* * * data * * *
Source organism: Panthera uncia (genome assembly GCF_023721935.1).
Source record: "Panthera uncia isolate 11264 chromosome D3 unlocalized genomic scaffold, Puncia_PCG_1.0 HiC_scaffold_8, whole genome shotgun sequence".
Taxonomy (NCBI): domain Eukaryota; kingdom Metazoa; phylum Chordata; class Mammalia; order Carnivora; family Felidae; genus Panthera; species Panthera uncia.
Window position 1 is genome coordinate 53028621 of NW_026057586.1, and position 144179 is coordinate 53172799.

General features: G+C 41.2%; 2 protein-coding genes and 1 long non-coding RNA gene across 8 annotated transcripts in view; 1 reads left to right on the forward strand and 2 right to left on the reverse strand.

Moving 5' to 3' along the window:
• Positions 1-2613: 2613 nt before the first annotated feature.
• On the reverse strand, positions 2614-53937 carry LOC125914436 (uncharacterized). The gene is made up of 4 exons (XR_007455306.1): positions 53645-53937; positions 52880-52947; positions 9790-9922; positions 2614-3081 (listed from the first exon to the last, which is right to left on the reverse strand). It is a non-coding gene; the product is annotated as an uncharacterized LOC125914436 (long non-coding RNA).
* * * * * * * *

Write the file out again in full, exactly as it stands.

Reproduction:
Source organism: Panthera uncia (genome assembly GCF_023721935.1).
Source record: "Panthera uncia isolate 11264 chromosome D3 unlocalized genomic scaffold, Puncia_PCG_1.0 HiC_scaffold_8, whole genome shotgun sequence".
Taxonomy (NCBI): domain Eukaryota; kingdom Metazoa; phylum Chordata; class Mammalia; order Carnivora; family Felidae; genus Panthera; species Panthera uncia.
Window position 1 is genome coordinate 53028621 of NW_026057586.1, and position 144179 is coordinate 53172799.

General features: G+C 41.2%; 2 protein-coding genes and 1 long non-coding RNA gene across 8 annotated transcripts in view; 1 reads left to right on the forward strand and 2 right to left on the reverse strand.

Moving 5' to 3' along the window:
• Positions 1-2613: 2613 nt before the first annotated feature.
• On the reverse strand, positions 2614-53937 carry LOC125914436 (uncharacterized). The gene is made up of 4 exons (XR_007455306.1): positions 53645-53937; positions 52880-52947; positions 9790-9922; positions 2614-3081 (listed from the first exon to the last, which is right to left on the reverse strand). It is a non-coding gene; the product is annotated as an uncharacterized LOC125914436 (long non-coding RNA).